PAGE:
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Reporting bodies

Reporting bodies are organisations that have a legal obligation to report findings of sexual misconduct and serious physical assault involving children by a child-related worker to the Office of the Children's Guardian.

They must also inform the employee about that finding and that they have a statutory obligation to report the misconduct to the Office of the Children’s Guardian.

Reporting bodies are listed under:

What must be reported

Reporting bodies must report

  • sexual misconduct committed against, with or in the presence of a child, including grooming of a child
  • any serious physical assault of a child.

More information can be found on the NSW Ombudsman website

Investigate and report findings

Reporting bodies must investigate allegations of such conduct to make an informed finding as to whether or not the conduct occurred. To determine whether or not the conduct meets the criteria, reporting bodies should consider the nature of the conduct itself and the context in which it occurred.

If the investigation results in a finding that sexual misconduct or serious physical assault occurred, the reporting body must report this finding to the Office of the Children’s Guardian. This is the time to report the finding, even if appropriate disciplinary action in respect of the misconduct has not yet been determined or review or appeal processes remain available.

The Ombudsman may report other misconduct to the Office of the Children’s Guardian.

How to report findings to the OCG

To report misconduct, an employer must first register with the new Working With Children Check system to receive login details for the employer's organisation. Details on this can be found in the Employer section. 

To submit a relevant misconduct finding in respect of a child-related worker you need permission from the OCG to do so. Send an email to Check@kidsguardian.nsw.gov.au to request permission. Once granted, you will be able to submit your reports online using your employer login details.

  1. Go to www.check.kids.nsw.gov.au
  2. Click the Employer button.
  3. Click Log in and Verify
  4. Enter your employer login details and click Submit.
  5. Select the Submit workplace report finding tab across the top of the screen.
  6. A form will appear. Fill in the required fields and click Submit.

Keeping records

Keep records for 30 years.

A reporting body (or any successor) must keep all records of allegations, investigations and findings about a notification for at least 30 years, unless the records are given to the Office of the Children’s Guardian. If a reporting body or any successor to a reporting body ceases to exist all records must be lodged with the Office of the Children’s Guardian before the body or successor ceases to exist. 

Informing workers who are the subject of a relevant misconduct finding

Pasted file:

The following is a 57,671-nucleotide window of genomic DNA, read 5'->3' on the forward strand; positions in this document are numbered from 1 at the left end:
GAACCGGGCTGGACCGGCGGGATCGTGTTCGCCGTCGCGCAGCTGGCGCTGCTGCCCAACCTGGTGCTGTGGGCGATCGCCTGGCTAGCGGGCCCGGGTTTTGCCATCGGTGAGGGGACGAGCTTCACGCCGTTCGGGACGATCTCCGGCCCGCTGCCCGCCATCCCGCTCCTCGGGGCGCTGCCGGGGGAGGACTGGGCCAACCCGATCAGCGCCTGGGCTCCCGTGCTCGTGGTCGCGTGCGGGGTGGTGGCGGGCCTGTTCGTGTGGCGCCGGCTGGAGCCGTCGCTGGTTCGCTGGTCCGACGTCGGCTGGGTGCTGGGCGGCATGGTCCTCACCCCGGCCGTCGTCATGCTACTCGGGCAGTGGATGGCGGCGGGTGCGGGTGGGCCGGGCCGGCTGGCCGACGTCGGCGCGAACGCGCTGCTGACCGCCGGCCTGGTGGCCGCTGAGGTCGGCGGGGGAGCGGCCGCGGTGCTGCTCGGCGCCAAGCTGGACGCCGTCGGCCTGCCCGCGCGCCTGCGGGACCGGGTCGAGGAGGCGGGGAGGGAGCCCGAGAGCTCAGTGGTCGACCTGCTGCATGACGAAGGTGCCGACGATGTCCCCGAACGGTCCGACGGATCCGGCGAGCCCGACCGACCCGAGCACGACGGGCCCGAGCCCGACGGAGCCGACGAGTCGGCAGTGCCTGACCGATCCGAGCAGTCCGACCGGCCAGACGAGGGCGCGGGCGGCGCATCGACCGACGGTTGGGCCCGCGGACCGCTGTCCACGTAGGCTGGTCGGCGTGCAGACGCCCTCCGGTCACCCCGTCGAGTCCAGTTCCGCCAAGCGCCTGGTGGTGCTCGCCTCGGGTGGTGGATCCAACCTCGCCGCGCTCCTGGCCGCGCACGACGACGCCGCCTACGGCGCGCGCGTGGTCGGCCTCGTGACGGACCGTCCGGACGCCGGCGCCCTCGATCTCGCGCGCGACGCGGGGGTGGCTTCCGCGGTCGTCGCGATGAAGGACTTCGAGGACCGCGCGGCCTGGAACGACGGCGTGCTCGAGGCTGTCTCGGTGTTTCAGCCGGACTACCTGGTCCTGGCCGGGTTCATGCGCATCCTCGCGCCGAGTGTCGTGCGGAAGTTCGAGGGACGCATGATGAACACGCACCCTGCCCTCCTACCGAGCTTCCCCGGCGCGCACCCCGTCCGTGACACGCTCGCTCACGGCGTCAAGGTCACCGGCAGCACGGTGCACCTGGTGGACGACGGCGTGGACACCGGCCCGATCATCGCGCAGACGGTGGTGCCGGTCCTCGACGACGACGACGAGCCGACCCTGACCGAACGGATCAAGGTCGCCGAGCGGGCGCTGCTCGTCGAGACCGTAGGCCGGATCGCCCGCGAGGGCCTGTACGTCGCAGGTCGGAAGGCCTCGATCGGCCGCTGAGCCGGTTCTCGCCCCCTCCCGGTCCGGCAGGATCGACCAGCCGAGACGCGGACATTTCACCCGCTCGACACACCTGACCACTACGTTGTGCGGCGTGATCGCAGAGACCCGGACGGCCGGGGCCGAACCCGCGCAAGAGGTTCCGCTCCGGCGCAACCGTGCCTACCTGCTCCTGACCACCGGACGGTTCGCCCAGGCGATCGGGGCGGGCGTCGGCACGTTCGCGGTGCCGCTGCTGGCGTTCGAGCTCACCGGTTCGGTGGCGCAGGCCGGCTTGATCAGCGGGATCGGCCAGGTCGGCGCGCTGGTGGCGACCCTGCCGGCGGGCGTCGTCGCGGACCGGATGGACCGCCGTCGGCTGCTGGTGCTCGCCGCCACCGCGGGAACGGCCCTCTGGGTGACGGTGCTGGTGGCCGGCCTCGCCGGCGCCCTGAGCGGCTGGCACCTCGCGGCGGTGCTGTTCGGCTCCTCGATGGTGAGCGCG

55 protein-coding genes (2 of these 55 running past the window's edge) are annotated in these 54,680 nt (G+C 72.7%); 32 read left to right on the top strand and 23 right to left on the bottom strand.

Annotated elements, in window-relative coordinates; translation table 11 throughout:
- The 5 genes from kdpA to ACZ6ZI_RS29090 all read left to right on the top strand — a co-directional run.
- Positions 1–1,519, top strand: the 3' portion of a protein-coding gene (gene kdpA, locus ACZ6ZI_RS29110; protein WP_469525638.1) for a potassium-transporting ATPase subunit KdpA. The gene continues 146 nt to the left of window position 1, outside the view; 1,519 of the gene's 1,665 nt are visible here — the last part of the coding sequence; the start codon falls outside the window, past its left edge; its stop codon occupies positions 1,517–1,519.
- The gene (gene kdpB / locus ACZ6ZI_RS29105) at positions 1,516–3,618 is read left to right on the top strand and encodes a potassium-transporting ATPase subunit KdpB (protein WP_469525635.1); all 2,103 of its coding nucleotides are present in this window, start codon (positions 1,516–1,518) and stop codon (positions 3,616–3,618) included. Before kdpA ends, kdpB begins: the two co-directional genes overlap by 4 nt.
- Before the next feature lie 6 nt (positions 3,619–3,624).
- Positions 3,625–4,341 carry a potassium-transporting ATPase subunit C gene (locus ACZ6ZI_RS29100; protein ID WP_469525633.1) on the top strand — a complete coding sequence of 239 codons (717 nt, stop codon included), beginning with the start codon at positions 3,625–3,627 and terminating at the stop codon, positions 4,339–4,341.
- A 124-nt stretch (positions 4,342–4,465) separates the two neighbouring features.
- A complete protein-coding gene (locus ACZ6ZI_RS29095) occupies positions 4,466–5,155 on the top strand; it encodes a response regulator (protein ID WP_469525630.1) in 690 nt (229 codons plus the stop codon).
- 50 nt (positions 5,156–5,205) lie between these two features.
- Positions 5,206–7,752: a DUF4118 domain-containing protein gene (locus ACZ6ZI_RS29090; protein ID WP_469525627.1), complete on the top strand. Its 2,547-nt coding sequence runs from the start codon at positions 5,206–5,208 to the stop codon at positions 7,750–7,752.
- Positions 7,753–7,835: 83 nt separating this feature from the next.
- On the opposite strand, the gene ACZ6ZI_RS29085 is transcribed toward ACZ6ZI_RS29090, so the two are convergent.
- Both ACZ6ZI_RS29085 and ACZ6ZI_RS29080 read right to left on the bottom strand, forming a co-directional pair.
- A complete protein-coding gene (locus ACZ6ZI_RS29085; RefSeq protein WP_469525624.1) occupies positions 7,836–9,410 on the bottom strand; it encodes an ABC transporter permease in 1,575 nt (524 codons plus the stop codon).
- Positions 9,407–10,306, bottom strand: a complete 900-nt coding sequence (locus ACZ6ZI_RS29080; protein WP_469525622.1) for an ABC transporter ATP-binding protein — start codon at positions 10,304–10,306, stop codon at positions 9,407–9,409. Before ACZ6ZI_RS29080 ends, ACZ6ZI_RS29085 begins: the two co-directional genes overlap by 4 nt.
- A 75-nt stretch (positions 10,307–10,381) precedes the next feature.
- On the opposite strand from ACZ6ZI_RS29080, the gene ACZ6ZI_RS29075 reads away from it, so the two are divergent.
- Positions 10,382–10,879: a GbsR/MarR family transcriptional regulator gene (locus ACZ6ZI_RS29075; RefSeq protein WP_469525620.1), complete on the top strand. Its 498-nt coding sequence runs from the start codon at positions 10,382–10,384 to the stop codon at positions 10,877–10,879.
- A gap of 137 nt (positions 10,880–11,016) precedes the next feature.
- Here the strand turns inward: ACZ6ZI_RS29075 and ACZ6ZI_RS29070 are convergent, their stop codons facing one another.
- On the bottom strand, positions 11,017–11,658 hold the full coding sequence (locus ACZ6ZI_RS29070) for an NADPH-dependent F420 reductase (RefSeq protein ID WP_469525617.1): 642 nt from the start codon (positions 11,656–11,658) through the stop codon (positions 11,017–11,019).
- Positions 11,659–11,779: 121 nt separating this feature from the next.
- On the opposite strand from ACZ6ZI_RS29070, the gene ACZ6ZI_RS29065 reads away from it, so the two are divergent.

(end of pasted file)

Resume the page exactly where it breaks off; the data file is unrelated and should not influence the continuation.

A worker who is the subject of a relevant misconduct finding must be informed of that finding and that that his or her employer has a statutory obligation to report the misconduct to the Office of the Children’s Guardian. Workers are able to use the Government Information (Public Access) Act 2009 (GIPA) to seek access to information held by government agencies about the recorded misconduct finding.

They may do this even after they have left the reporting body’s organisation, and cannot be charged any fees by the reporting body to access this information. This is stipulated in section 46(2) of the Child Protection (Working with Children) Act 2012.

The OCG will notify the GIPA applicant and relevant agencies of the process for each application, as they are each dealt with individually.

For more information about the GIPA Act, call the Office of the Information Commissioner on 1800 463 626, visit the Information and Privacy Commission website where you can download the fact sheet on Ways to access government Information. 

Potential consequences for the worker

As well as a national criminal history check, an application for a Working With Children Check involves a review of workplace records. Applicants who receive a clearance are subject to ongoing monitoring for five years, which is how long a Working With Children Check clearance remains valid.

A new criminal or workplace record which appears against a worker’s name during this five year period may trigger a risk assessment and in some cases result in a bar or interim bar against working with children, depending on the seriousness of the offence or conduct. 

Withdrawing a finding of relevant misconduct

A reporting body may amend or withdraw a notification of a finding of relevant misconduct if:

  • the finding was quashed, withdrawn or amended
  • there was an error in the notification or the finding
  • the notification was wrongly made
  • the person against whom the finding was made has died.

The Office of the Children's Guardian requires written notification of amendments or withdrawals of a finding of relevant misconduct. The representative of the reporting body must provide a statutory declaration as to the reasons for the amendment or withdrawal.